There have been new additions to healthy lifestyles as we have learned more and more about the human body and how we work internally. One of the more popular concepts is intermittent fasting, which has become a very dieting habit. However, supplements have also become a popular tool in healthy lifestyles, most notably turmeric supplements. That being said, there remains a concern regarding how turmeric and its supplements might affect the success of intermittent fasting.
We hope to help clarify how taking turmeric supplements might impact your intermittent fasting and whether you can safely consume them without impeding the results.
What is Intermittent Fasting?
Now, some of you may only be hearing of intermittent fasting for the first time or are only recently looking into it. You likely want to understand exactly how intermittent fasting works so you can go in knowing what to expect. Intermittent fasting, as you might have guessed, is the practice of fasting and skipping over meals. It is a practice that dates back centuries and retains modern use in several religions.
One thing to note is that there are three variations of intermittent fasting with their own rules and practices that are adopted on a case-by-case basis. Some people prefer one version over another, so part of practicing intermittent fasting is determining which schedule works best for you.
The first type of intermittent fasting is alternate-day fasting. This type deals with alternating between a "feast" day and a fasting day every 24 hours. However, this can yet be broken down into two sub-versions of the fasting protocol. The first is complete alternate-day fasting, in which fast days are spent without any caloric intake whatsoever. The other is modified alternate-day fasting, in which fast days still allow you to eat, but only up to 25% of the normal daily caloric intake. That amounts to about 500 to 700 calories total on fast days instead of the traditional 2,000 calorie intake on feast days. An example of how alternate day fasting schedules might look is:
- Week 1: Monday, Wednesday, Friday, and Sunday would be feast days, while Tuesday, Thursday, and Saturday are fast days.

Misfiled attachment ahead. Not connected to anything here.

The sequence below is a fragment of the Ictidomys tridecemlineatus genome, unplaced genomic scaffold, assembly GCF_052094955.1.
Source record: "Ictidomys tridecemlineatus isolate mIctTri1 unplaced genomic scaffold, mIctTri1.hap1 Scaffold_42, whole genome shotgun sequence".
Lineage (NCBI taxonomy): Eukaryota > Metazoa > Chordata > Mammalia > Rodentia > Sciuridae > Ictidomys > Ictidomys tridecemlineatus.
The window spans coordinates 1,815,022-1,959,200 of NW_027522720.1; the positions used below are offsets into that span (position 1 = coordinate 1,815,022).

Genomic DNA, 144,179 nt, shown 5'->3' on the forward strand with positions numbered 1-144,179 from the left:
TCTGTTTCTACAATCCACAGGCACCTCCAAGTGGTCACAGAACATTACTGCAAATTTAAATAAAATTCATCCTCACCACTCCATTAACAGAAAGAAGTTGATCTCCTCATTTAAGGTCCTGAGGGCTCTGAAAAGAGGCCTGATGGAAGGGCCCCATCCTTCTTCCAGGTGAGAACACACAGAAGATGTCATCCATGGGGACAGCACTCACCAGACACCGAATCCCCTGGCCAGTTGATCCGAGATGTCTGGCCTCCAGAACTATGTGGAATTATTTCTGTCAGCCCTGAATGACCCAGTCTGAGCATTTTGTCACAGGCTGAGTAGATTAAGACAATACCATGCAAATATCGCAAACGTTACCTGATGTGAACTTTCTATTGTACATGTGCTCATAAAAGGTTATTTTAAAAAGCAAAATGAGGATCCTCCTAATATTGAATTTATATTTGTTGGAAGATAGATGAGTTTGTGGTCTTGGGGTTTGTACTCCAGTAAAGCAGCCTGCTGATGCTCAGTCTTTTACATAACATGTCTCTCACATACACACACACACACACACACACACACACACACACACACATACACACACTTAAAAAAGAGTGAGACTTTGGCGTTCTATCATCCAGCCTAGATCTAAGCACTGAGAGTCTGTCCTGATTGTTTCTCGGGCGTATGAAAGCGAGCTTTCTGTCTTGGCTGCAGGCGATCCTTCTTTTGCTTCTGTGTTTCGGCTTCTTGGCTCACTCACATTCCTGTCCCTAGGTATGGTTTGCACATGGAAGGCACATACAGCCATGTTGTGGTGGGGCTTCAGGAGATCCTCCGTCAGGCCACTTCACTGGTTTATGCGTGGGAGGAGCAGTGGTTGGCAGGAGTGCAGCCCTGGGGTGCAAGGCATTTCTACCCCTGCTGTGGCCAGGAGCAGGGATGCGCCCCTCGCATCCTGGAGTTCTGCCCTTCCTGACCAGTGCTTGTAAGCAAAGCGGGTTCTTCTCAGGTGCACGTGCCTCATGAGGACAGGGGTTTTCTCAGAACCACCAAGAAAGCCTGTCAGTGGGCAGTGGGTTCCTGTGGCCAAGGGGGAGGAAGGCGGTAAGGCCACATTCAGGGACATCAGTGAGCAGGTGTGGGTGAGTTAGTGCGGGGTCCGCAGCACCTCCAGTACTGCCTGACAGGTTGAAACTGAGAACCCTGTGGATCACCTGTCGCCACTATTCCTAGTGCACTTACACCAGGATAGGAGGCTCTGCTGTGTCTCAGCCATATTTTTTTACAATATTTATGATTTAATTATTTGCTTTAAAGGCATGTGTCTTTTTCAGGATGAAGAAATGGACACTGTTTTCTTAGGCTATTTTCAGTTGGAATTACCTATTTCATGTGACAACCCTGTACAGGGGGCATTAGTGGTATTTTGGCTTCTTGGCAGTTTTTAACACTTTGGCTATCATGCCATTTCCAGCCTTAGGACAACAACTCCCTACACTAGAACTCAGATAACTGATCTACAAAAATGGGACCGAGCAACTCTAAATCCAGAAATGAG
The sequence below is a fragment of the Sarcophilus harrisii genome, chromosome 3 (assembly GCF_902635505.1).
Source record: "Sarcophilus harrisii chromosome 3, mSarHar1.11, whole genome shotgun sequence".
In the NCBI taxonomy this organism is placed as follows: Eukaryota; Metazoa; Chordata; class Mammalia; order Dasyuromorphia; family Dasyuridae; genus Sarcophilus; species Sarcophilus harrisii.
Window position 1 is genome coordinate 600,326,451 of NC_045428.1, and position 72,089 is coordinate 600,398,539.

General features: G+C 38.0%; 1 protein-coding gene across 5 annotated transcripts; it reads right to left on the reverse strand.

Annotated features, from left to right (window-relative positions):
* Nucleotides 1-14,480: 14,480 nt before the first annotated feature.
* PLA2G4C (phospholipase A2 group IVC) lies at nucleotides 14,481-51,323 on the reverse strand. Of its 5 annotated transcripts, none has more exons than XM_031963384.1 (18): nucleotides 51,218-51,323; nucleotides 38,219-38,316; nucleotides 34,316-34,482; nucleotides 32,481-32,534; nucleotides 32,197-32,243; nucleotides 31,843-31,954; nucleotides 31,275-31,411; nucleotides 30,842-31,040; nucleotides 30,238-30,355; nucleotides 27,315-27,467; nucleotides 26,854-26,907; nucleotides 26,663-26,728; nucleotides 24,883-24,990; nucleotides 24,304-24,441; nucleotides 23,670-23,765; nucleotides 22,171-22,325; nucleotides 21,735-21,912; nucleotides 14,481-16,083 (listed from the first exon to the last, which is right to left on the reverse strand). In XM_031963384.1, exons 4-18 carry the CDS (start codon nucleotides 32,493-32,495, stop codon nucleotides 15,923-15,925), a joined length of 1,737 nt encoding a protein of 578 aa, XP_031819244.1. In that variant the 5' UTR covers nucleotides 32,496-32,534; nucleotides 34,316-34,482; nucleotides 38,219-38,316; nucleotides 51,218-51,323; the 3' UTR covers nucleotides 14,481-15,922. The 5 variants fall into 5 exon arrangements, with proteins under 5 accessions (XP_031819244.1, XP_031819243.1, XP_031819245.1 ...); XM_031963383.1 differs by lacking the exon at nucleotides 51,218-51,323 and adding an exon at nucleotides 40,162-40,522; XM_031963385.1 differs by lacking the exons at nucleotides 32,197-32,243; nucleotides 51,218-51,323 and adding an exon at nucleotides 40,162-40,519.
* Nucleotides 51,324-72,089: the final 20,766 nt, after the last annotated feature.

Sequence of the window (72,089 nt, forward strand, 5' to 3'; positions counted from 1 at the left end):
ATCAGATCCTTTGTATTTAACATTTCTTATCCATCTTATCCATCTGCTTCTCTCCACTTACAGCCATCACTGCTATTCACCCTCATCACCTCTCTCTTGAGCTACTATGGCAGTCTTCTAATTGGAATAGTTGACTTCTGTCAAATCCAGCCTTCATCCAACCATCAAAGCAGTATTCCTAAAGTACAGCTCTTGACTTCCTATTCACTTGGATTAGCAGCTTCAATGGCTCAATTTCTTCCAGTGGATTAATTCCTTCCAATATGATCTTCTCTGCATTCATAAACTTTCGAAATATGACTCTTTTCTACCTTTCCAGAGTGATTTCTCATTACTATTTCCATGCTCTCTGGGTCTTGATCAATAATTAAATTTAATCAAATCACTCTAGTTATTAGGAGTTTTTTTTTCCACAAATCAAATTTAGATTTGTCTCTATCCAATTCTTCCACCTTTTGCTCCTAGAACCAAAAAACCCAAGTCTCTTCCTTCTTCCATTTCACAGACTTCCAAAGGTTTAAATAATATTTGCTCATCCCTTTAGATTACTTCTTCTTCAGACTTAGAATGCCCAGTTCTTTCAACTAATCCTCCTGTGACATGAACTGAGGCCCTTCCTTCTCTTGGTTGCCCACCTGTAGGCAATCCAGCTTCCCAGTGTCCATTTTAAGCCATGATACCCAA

- Week 2: Tuesday, Thursday, and Saturday are feast days, while Monday, Wednesday, Friday, and Sunday become fast days.
The second type of intermittent fasting is periodic fasting. This variant involves consecutive fasting over an extended period with only occasional feast days. This means your fast days would exceed the 24-hour fast days used for alternate day fasting methods. The most popular implementation of periodic fasting as of 2012 is the 5:2 diet. This can vary between maintaining the 500 to 700 calorie limitations on the fasting days, which would encompass 48 consecutive hours, or the more extreme method in which the ratio is two weeks with the limitation and the following week would be a feast week. Those with extreme constitutions might even employ complete fasting during the fast days and consume no calories whatsoever until the feast period. Granted, this is not recommended.
The final variation of intermittent fasting is time-restricted feeding. This version only limits the scheduled time at which you are permitted to eat. Generally, the ratio employed here is the 16:8 ratio. This means that you would spend 16 straight hours a day without eating and then 8 hours to consume your daily calories.
Intermittent fasting is not necessarily for everyone and can be extremely difficult for some people. However, for those motivated to use intermittent fasting as a tool, these methods will help clarify what you have to look forward to. But now we come to the question of how supplements factor into the picture.
How Does Turmeric Help with Weight Loss?
Now, those of you looking into intermittent fasting and supplements for weight loss might be wondering how turmeric fits into the effort. The fact is, there has been research into turmeric's health benefits for years now with promising results. Some of these results show that turmeric can be highly beneficial when it comes to weight loss.